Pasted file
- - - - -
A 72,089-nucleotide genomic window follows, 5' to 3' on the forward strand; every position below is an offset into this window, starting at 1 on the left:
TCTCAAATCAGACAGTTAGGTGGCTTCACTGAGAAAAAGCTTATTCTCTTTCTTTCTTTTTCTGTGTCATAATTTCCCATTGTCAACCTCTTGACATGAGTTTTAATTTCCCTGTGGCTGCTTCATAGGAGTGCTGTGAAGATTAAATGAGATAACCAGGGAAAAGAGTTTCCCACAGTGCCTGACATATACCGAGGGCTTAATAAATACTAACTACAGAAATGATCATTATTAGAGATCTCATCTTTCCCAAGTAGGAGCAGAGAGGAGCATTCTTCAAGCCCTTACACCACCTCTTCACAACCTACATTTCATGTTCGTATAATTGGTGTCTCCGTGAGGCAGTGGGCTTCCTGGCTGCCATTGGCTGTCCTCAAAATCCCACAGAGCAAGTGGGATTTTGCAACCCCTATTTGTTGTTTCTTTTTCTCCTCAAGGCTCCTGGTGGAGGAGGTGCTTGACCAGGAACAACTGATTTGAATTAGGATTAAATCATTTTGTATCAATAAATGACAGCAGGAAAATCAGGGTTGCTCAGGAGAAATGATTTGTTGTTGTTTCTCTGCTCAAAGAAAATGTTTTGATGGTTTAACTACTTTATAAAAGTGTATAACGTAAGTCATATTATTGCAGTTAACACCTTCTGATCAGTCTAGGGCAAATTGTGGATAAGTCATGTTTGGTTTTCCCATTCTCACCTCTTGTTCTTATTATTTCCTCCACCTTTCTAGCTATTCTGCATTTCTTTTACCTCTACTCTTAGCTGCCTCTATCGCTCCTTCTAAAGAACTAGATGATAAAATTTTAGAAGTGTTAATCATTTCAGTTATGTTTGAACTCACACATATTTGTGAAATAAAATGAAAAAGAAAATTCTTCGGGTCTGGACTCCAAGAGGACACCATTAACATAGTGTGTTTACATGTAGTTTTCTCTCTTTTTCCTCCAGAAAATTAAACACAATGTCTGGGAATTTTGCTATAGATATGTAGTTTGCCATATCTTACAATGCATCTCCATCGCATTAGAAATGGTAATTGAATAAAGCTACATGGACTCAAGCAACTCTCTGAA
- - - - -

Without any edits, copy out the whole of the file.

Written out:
A 72,089-nucleotide genomic window follows, 5' to 3' on the forward strand; every position below is an offset into this window, starting at 1 on the left:
TCTCAAATCAGACAGTTAGGTGGCTTCACTGAGAAAAAGCTTATTCTCTTTCTTTCTTTTTCTGTGTCATAATTTCCCATTGTCAACCTCTTGACATGAGTTTTAATTTCCCTGTGGCTGCTTCATAGGAGTGCTGTGAAGATTAAATGAGATAACCAGGGAAAAGAGTTTCCCACAGTGCCTGACATATACCGAGGGCTTAATAAATACTAACTACAGAAATGATCATTATTAGAGATCTCATCTTTCCCAAGTAGGAGCAGAGAGGAGCATTCTTCAAGCCCTTACACCACCTCTTCACAACCTACATTTCATGTTCGTATAATTGGTGTCTCCGTGAGGCAGTGGGCTTCCTGGCTGCCATTGGCTGTCCTCAAAATCCCACAGAGCAAGTGGGATTTTGCAACCCCTATTTGTTGTTTCTTTTTCTCCTCAAGGCTCCTGGTGGAGGAGGTGCTTGACCAGGAACAACTGATTTGAATTAGGATTAAATCATTTTGTATCAATAAATGACAGCAGGAAAATCAGGGTTGCTCAGGAGAAATGATTTGTTGTTGTTTCTCTGCTCAAAGAAAATGTTTTGATGGTTTAACTACTTTATAAAAGTGTATAACGTAAGTCATATTATTGCAGTTAACACCTTCTGATCAGTCTAGGGCAAATTGTGGATAAGTCATGTTTGGTTTTCCCATTCTCACCTCTTGTTCTTATTATTTCCTCCACCTTTCTAGCTATTCTGCATTTCTTTTACCTCTACTCTTAGCTGCCTCTATCGCTCCTTCTAAAGAACTAGATGATAAAATTTTAGAAGTGTTAATCATTTCAGTTATGTTTGAACTCACACATATTTGTGAAATAAAATGAAAAAGAAAATTCTTCGGGTCTGGACTCCAAGAGGACACCATTAACATAGTGTGTTTACATGTAGTTTTCTCTCTTTTTCCTCCAGAAAATTAAACACAATGTCTGGGAATTTTGCTATAGATATGTAGTTTGCCATATCTTACAATGCATCTCCATCGCATTAGAAATGGTAATTGAATAAAGCTACATGGACTCAAGCAACTCTCTGAA